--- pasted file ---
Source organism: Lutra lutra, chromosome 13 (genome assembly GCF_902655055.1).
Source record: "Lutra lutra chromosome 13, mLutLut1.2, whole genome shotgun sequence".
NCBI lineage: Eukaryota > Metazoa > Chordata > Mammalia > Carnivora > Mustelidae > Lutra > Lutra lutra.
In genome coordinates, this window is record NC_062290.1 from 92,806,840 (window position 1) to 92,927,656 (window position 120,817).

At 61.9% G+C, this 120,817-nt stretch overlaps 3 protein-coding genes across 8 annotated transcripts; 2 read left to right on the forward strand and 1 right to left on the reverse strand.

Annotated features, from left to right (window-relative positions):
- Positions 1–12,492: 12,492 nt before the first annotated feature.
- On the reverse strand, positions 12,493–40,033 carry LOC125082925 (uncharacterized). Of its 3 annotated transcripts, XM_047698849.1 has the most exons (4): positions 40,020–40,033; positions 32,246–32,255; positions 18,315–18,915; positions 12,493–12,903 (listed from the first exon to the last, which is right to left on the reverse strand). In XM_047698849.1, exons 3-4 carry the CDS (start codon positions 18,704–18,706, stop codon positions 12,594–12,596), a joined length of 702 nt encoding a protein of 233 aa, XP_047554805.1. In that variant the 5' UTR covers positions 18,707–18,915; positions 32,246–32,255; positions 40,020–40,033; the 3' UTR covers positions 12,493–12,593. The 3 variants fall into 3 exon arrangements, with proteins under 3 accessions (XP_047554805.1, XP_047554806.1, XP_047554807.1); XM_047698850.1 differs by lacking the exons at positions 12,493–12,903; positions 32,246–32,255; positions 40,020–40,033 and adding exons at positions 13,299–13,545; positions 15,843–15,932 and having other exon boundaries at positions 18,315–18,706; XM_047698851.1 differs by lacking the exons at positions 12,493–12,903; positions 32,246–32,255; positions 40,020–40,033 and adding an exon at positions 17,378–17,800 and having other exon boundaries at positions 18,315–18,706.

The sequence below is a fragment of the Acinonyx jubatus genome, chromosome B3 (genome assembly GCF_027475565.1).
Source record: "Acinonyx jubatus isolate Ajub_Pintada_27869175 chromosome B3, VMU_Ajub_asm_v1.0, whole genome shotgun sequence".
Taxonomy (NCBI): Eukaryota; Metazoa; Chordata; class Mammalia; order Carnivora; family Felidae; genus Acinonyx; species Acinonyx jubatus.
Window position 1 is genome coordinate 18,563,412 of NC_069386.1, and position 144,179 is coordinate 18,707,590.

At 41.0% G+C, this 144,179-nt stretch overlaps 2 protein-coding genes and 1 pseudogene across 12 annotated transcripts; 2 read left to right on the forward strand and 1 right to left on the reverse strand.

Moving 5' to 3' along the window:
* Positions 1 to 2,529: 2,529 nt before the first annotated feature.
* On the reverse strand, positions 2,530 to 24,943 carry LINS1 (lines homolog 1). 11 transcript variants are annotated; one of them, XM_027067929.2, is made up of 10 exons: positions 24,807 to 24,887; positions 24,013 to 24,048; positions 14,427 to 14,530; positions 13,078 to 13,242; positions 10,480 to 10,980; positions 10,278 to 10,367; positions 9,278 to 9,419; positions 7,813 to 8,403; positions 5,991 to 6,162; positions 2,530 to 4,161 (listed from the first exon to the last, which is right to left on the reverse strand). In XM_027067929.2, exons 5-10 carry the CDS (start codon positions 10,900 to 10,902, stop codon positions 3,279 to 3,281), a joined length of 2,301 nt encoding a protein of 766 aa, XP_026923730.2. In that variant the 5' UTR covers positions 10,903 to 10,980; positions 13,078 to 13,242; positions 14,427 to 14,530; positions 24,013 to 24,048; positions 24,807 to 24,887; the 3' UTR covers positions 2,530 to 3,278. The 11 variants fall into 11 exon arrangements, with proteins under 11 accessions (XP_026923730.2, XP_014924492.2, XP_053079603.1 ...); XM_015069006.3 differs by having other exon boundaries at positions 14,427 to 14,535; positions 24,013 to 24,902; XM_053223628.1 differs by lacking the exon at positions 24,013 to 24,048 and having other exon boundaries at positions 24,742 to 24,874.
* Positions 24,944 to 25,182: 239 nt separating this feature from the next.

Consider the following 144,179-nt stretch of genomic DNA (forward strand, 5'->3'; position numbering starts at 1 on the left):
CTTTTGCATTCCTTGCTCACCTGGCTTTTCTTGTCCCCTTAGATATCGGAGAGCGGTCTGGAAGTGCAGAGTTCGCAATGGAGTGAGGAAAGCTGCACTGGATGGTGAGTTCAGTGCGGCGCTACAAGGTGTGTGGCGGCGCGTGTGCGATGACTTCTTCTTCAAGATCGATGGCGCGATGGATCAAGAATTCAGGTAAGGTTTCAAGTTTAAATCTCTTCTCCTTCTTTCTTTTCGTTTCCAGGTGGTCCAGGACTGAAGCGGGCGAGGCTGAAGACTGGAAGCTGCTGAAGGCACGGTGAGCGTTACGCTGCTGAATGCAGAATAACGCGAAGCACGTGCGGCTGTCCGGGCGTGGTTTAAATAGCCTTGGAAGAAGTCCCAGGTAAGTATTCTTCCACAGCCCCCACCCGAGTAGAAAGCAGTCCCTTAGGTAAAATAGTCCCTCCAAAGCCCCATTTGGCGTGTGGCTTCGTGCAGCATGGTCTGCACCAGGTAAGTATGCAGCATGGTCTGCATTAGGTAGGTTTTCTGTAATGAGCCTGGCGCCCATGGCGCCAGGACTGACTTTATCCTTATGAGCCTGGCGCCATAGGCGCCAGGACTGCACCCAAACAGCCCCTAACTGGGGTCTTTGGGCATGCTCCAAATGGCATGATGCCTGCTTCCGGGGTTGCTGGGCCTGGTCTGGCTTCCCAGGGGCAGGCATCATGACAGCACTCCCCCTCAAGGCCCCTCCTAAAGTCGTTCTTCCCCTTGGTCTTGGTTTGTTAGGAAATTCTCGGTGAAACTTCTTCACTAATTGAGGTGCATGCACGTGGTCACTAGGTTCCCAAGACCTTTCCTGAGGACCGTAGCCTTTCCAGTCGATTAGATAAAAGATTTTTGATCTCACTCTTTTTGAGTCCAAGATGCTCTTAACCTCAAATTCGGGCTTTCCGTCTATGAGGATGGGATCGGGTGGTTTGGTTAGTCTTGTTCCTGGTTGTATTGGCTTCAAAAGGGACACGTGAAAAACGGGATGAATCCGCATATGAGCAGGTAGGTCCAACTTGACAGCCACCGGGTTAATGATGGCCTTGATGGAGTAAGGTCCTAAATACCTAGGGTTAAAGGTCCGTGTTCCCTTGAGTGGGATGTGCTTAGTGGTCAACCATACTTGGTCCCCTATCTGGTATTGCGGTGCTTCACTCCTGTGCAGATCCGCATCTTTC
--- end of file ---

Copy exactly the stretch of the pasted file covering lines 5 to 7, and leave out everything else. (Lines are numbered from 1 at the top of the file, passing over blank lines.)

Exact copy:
At 61.9% G+C, this 120,817-nt stretch overlaps 3 protein-coding genes across 8 annotated transcripts; 2 read left to right on the forward strand and 1 right to left on the reverse strand.

Annotated features, from left to right (window-relative positions):
- Positions 1–12,492: 12,492 nt before the first annotated feature.